Exercising may be the last thing on your mind after a hard day’s work but it’s still important to get regular exercise while you are working. Exercise can strengthen muscles, boost cardiovascular activity and more importantly help to reduce the levels of stress than can occur from working long shifts. When you exercise your body releases feel-good hormones called endorphins, so you should feel more relaxed and content after a workout.
There are many ways you could manage stress, watching your favourite TV show, playing a game of pool with your buddies or going for a run are just a few of the many ways to blow off steam post shift.
It’s always important to look after your mental health, but this is especially the case as a FIFO worker. When things happen at home that you can’t participate in, you might feel down and isolated. Help is available from several Australia-based support providers.
10. Understand that your partner may need a break too
Most partners and families will understand that your week off is a time for you to get some well-deserved rest, but looking after a family is a full-time job too and you should consider that your partner may also need some downtime.
A lot of families find that it works well to let their FIFO partner sleep for the first day that they return home. Once they are adjusted they can assign themselves responsibilities like picking the kids up from school and giving their partner some time off too.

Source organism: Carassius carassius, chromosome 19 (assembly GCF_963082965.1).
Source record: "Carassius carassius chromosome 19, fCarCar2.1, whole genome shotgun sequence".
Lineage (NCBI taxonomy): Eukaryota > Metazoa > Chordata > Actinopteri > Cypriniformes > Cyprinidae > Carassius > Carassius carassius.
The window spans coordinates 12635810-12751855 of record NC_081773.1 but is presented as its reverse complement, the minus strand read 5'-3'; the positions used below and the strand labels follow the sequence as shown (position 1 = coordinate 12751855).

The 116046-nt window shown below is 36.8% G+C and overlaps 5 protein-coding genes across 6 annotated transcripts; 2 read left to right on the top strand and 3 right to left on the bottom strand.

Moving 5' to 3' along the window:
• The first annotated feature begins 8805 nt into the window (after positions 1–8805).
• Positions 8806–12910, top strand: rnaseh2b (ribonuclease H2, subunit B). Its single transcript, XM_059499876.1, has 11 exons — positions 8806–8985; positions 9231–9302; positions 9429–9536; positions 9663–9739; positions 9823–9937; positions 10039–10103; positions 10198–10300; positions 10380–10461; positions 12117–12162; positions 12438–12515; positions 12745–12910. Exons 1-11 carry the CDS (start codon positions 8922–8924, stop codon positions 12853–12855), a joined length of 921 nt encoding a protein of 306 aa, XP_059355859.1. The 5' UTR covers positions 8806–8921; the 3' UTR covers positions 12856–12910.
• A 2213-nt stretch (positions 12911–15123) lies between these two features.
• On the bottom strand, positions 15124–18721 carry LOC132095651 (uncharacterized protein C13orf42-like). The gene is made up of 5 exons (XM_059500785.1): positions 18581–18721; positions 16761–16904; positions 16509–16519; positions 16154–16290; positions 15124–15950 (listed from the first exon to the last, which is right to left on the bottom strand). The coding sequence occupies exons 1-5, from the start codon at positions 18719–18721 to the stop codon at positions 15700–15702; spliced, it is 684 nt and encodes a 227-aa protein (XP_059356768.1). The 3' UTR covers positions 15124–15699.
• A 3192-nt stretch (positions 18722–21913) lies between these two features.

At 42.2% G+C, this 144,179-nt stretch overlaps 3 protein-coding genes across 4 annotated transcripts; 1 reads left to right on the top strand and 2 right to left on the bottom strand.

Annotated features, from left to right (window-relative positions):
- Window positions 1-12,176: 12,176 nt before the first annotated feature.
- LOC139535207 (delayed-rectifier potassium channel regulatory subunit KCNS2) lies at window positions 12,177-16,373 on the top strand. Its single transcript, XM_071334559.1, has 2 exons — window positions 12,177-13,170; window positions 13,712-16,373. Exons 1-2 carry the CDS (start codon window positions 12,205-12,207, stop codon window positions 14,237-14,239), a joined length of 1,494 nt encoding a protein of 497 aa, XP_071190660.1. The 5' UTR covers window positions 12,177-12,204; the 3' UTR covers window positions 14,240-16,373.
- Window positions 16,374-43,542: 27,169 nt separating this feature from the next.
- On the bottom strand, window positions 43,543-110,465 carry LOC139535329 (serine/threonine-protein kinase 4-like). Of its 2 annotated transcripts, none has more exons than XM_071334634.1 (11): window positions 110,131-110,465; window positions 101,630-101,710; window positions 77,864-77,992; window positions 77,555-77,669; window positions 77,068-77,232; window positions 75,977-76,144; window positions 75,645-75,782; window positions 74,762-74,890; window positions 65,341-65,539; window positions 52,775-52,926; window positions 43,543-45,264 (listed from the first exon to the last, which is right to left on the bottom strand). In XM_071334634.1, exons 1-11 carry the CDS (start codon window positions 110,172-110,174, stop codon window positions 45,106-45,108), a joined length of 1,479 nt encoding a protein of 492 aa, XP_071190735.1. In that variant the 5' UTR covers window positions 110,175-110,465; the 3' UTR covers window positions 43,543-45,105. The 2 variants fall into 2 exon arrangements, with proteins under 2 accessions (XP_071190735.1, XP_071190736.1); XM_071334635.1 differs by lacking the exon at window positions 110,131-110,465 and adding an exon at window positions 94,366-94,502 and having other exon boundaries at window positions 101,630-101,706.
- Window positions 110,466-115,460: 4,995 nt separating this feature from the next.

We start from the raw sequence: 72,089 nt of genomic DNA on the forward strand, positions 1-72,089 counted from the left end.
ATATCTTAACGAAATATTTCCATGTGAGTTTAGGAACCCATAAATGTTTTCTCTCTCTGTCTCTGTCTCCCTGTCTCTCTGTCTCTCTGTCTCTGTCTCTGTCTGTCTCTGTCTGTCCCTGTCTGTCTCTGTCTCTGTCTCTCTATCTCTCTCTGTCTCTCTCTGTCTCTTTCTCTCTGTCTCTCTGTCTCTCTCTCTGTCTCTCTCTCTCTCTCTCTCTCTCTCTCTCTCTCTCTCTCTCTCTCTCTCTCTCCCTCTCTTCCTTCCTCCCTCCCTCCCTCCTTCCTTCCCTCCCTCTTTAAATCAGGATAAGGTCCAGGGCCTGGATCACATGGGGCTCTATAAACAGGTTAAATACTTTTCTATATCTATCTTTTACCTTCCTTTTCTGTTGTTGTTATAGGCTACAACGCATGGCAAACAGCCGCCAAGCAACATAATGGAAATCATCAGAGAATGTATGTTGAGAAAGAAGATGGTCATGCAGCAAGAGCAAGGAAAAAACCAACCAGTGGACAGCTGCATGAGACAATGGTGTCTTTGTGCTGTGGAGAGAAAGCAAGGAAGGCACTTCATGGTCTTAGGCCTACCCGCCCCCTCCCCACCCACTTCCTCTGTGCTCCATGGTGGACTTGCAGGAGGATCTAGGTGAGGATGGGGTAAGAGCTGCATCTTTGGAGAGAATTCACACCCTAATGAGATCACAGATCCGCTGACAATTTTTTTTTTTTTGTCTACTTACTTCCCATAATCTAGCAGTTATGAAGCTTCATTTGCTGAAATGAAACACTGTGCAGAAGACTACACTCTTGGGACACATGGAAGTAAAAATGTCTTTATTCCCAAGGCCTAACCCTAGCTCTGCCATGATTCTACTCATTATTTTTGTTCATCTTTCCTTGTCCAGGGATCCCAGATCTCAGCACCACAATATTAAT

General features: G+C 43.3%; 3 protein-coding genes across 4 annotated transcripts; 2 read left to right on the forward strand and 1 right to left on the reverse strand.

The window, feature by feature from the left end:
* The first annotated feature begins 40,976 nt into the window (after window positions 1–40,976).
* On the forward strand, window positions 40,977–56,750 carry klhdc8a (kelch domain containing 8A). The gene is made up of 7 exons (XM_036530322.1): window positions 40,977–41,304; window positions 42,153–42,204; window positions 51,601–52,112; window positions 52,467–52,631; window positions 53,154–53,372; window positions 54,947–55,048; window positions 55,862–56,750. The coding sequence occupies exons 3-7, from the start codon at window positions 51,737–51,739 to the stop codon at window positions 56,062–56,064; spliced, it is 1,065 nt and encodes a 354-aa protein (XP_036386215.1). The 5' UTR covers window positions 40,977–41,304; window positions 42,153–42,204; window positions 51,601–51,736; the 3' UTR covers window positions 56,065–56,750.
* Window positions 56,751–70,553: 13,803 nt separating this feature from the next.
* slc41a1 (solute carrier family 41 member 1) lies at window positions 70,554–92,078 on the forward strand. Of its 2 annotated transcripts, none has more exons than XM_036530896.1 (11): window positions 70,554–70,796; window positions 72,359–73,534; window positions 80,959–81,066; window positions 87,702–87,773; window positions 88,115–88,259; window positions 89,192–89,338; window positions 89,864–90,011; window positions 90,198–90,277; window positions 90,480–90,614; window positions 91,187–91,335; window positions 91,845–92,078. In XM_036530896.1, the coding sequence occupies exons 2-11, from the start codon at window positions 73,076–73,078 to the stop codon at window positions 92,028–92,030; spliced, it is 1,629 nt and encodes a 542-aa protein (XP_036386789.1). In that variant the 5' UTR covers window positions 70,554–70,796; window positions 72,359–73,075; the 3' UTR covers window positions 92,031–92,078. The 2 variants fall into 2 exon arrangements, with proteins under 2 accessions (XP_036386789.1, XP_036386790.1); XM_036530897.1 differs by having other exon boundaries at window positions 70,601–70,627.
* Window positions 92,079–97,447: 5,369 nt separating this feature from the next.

If your partner has been on his or her own – juggling the demands of a houshold – for a week or two, they’ll no doubt appreciate a break too.
11. Consider changing locations
FIFO work gives you greater freedom to change jobs and experience a variety of amazing locations across Australia. Due to the nature of the mining and construction industries, it is easy to switch job roles without uprooting your family or moving house. If you aren’t happy with your current location, but want to stick with the FIFO lifestyle, then do your research about other projects you can move to and see if there is anything better suited to your needs. The skills, qualifications and tickets you gain whilst working FITO are often transferrable to other FIFO roles.
12. Make the most of your time in the city
As we’ve stated, you don’t want to be over-exerting yourself on your week off, but by the same token you shouldn’t waste this time. Many FIFO workers live in growing cities like Perth, and there is no shortage of things to do in these places.
Partly due to the rising number of wealthy people living in the city, Perth is quickly becoming one of the most advanced, cosmopolitan urban sprawls in the Southern Hemisphere. Visit Kings Park & Botanic Garden, go and watch the cricket at the world-famous WACA Ground or take in a soccer or rugby league match. Additionally, there are plenty of museums, shops, bars and restaurants for you to peruse.
One thing’s for sure, you’ll never feel bored in Perth!
If the fly-in-fly-out lifestyle sounds like the perfect balance to you then contact one of our migration agents today and see how we can assist you with your visa application.